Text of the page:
The ideal way to provide educational instruction is through the use of a variety of resources and materials.
Unfortunately, the world of copyright and paying to access some material is leaving a lot of the world behind the eight ball according to an expert on the topic of Open Education Resources (OER).
Rory McGreal, a professor at Athabasca University (AU) and chair of OER for the United Nations Educational, Scientific and Cultural Organization (UNESCO), was one of the keynote speakers at an OER seminar held at Maskwacis Cultural College last month.
He provided some background on how the present copyright system came to be and how OER began in order to correct the imbalance it created. McGreal is also the founder of the OER Knowledge Cloud.
“Open and free material is essential for us to meet having an education for all people, though OER is only part of the solution,” he said.
OER, also known as the Creative Commons (cc) licence, was created in 2000 with the support of the United Nations to help everyone access educational and instructional material so that institutions and others could share items without having to pay for copyrighted material.
McGreal put the issue in a light most can understand — called “digital locks” and “digital licences.”
“It’s a phrase to describe how companies restrict what we can do with a device we own. Like my phone, they penalize you for the legal use of the device by controlling it, even at times without your knowledge. They allow you the privilege of using the device or software, use it to collect personal data, but don’t allow you any rights to use it how you want. It’s like they control us,” he said.
“That’s why I think this is bad for education and why education needs to move away from e-textbooks and commercial content toward open textbooks and resources.”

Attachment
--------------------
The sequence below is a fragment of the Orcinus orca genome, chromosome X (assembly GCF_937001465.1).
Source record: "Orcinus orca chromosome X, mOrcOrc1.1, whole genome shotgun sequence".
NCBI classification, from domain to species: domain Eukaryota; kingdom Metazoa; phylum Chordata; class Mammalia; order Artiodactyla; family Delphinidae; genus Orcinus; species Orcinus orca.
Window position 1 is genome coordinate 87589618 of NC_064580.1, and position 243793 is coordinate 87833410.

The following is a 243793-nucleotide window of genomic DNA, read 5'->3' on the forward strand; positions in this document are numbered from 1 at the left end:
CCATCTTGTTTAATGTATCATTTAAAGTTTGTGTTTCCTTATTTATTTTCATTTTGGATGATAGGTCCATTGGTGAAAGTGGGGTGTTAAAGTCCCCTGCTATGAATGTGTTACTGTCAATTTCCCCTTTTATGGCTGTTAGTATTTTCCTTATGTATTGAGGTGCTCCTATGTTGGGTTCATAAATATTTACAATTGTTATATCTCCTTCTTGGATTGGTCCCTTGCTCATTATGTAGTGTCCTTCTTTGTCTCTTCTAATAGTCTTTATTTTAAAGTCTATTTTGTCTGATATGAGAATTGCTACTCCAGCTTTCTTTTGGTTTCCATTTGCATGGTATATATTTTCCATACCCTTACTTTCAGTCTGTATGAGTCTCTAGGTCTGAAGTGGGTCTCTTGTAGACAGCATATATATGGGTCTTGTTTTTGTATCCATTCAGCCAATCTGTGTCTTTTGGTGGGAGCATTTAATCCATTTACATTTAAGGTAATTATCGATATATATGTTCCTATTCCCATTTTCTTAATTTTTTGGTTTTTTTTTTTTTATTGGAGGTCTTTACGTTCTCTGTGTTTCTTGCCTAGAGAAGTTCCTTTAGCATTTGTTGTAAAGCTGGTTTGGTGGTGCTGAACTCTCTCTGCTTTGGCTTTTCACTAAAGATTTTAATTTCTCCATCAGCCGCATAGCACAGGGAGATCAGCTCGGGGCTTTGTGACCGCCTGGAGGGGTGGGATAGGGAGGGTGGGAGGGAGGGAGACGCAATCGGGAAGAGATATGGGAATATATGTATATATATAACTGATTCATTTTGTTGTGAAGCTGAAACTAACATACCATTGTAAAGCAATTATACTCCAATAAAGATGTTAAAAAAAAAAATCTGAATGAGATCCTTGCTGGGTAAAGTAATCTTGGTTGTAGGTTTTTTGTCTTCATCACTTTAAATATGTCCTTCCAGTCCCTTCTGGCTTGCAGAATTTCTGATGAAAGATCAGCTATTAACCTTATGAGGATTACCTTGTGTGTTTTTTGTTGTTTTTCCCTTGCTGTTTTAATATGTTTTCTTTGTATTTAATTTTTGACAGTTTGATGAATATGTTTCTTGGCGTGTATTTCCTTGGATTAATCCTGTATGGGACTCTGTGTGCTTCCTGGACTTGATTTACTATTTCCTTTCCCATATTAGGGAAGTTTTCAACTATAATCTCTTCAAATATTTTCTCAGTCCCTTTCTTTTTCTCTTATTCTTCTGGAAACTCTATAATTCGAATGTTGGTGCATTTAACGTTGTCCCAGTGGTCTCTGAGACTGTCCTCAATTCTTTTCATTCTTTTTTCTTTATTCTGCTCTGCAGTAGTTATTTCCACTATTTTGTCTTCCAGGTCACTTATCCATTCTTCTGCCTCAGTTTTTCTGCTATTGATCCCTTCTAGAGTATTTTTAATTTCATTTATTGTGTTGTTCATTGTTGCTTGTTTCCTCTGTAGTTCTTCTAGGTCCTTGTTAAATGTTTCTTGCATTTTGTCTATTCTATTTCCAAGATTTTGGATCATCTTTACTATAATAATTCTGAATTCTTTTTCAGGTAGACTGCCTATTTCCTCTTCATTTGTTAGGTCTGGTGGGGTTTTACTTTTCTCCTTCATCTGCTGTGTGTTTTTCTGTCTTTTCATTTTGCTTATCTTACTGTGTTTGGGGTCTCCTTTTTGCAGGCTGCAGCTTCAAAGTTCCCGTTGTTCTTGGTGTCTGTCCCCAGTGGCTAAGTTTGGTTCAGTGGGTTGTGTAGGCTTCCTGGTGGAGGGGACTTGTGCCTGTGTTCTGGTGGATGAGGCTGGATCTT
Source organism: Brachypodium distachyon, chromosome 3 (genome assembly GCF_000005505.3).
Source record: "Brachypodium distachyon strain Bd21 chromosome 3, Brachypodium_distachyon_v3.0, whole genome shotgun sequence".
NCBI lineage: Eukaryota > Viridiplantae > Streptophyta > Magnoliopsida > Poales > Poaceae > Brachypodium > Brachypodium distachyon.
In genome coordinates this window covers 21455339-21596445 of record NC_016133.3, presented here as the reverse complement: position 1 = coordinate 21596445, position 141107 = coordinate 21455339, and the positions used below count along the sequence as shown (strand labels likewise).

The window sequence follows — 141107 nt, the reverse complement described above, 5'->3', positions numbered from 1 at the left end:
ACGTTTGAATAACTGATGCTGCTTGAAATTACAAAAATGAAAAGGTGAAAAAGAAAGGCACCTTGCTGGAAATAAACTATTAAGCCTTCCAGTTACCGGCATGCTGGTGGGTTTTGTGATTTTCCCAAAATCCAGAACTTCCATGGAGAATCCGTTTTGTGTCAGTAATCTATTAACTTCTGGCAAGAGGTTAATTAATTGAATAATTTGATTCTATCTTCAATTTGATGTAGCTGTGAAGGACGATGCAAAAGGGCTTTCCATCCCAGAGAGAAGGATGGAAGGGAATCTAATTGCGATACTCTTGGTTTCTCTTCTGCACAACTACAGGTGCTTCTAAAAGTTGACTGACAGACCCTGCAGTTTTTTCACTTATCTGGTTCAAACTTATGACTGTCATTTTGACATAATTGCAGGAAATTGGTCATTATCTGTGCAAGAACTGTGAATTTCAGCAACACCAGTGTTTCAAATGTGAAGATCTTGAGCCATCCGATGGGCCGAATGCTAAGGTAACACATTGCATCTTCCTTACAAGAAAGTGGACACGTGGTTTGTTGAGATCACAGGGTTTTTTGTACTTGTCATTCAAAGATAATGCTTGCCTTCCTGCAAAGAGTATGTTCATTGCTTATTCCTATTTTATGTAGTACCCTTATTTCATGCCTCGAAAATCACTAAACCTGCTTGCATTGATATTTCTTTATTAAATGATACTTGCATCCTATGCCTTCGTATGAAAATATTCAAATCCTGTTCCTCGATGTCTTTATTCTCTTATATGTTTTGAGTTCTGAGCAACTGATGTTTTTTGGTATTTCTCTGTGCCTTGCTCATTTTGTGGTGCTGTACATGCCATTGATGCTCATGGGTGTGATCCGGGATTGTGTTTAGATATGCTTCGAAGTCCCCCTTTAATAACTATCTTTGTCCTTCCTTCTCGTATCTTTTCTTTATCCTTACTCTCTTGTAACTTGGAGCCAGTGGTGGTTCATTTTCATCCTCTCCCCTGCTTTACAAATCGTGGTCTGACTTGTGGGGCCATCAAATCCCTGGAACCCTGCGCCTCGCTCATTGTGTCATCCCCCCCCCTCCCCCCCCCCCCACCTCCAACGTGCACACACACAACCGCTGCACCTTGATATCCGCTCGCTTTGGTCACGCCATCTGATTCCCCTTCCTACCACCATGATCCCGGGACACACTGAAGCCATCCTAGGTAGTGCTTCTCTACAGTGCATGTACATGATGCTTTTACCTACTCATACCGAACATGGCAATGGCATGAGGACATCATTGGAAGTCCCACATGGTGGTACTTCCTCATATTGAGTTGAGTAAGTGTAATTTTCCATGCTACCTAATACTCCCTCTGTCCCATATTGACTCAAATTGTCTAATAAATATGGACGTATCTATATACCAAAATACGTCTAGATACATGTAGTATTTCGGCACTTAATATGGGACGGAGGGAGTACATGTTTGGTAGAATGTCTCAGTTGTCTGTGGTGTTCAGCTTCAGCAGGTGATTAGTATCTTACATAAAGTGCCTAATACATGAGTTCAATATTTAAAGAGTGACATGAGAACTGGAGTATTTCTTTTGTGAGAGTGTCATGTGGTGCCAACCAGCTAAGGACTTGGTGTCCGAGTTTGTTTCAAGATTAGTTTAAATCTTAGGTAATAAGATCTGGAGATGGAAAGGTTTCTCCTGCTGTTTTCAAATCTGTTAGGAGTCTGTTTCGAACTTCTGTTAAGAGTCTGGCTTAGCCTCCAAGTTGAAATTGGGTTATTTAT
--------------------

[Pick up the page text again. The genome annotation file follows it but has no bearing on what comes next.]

He calls copyright, which was created in 1710, the ‘privileged monopoly’ because the author has the exclusive right of use for up to 50 years after their death.
“(The material) is not property, but an idea and ideas belong to all, not the privileged few,” he added.
With OER that is available openly online, anyone can access, use, copy, share, adapt, re-purpose, translate, mix or combine materials.
“You can augment, edit, customize, aggregate, reformat and mash up the content to make up a component of a course, build a lesson or a module or design an entire course of study,” McGreal said.
“As educators, we have to stop thinking of developing a whole subject course, but learn to assemble one. We can also de-bone a class or a subject by taking items out and replacing it with OER.”
OER is free and that sharing also helps reduce costs by lessening how long it takes to create material or develop a course, plus it removes having to pay to use copyrighted material or get licences or permissions.
“We can do far more with OER instead of making more money for publishers,” he added.
Along with helping push OER, AU and 30 other worldwide educational institutions are driving forward with a more open and accessible post-secondary education system that bases the model on OER principles.
“You can buy the material, but you don’t get total use of it, so that’s also why AU is part of 30 worldwide educational institutes that are moving toward a different model of providing people an education,” he said.
“It would allow anyone to get an education at any facility with any materials and be able to receive their credentials from our university if they wished.
“The challenge we hope to meet with OER and UNESCO is to provide access to post secondary education to the world by 2025 along with access to the Internet. Knowledge is priceless and as educators we need to protect that.”
To learn more about OER or to access an array of material, head to oerknowledgecloud.org.